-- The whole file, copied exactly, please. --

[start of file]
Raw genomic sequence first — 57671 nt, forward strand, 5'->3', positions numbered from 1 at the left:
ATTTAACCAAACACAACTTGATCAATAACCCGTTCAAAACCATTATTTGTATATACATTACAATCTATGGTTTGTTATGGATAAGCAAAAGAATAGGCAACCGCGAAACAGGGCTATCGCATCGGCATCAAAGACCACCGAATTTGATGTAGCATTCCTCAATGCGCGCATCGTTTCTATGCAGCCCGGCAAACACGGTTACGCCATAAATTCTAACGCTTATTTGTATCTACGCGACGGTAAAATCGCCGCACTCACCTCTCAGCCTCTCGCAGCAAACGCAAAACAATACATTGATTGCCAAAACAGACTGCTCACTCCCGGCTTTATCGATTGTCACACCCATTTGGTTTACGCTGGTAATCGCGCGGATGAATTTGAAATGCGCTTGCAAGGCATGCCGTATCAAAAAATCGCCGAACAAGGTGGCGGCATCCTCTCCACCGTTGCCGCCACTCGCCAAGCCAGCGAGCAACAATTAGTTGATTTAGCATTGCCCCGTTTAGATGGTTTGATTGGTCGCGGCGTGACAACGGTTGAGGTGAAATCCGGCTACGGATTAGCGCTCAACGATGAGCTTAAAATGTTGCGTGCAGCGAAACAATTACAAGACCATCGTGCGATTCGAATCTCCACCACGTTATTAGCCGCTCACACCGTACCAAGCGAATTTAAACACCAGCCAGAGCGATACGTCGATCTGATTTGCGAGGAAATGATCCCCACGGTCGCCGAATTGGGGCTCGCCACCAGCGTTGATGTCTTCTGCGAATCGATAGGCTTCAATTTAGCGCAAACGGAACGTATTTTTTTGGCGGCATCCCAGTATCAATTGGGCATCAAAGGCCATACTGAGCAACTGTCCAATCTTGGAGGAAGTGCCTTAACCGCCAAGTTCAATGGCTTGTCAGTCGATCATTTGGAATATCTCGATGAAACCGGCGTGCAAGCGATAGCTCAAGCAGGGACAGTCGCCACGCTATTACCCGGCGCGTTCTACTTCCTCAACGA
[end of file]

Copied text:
Raw genomic sequence first — 57671 nt, forward strand, 5'->3', positions numbered from 1 at the left:
ATTTAACCAAACACAACTTGATCAATAACCCGTTCAAAACCATTATTTGTATATACATTACAATCTATGGTTTGTTATGGATAAGCAAAAGAATAGGCAACCGCGAAACAGGGCTATCGCATCGGCATCAAAGACCACCGAATTTGATGTAGCATTCCTCAATGCGCGCATCGTTTCTATGCAGCCCGGCAAACACGGTTACGCCATAAATTCTAACGCTTATTTGTATCTACGCGACGGTAAAATCGCCGCACTCACCTCTCAGCCTCTCGCAGCAAACGCAAAACAATACATTGATTGCCAAAACAGACTGCTCACTCCCGGCTTTATCGATTGTCACACCCATTTGGTTTACGCTGGTAATCGCGCGGATGAATTTGAAATGCGCTTGCAAGGCATGCCGTATCAAAAAATCGCCGAACAAGGTGGCGGCATCCTCTCCACCGTTGCCGCCACTCGCCAAGCCAGCGAGCAACAATTAGTTGATTTAGCATTGCCCCGTTTAGATGGTTTGATTGGTCGCGGCGTGACAACGGTTGAGGTGAAATCCGGCTACGGATTAGCGCTCAACGATGAGCTTAAAATGTTGCGTGCAGCGAAACAATTACAAGACCATCGTGCGATTCGAATCTCCACCACGTTATTAGCCGCTCACACCGTACCAAGCGAATTTAAACACCAGCCAGAGCGATACGTCGATCTGATTTGCGAGGAAATGATCCCCACGGTCGCCGAATTGGGGCTCGCCACCAGCGTTGATGTCTTCTGCGAATCGATAGGCTTCAATTTAGCGCAAACGGAACGTATTTTTTTGGCGGCATCCCAGTATCAATTGGGCATCAAAGGCCATACTGAGCAACTGTCCAATCTTGGAGGAAGTGCCTTAACCGCCAAGTTCAATGGCTTGTCAGTCGATCATTTGGAATATCTCGATGAAACCGGCGTGCAAGCGATAGCTCAAGCAGGGACAGTCGCCACGCTATTACCCGGCGCGTTCTACTTCCTCAACGA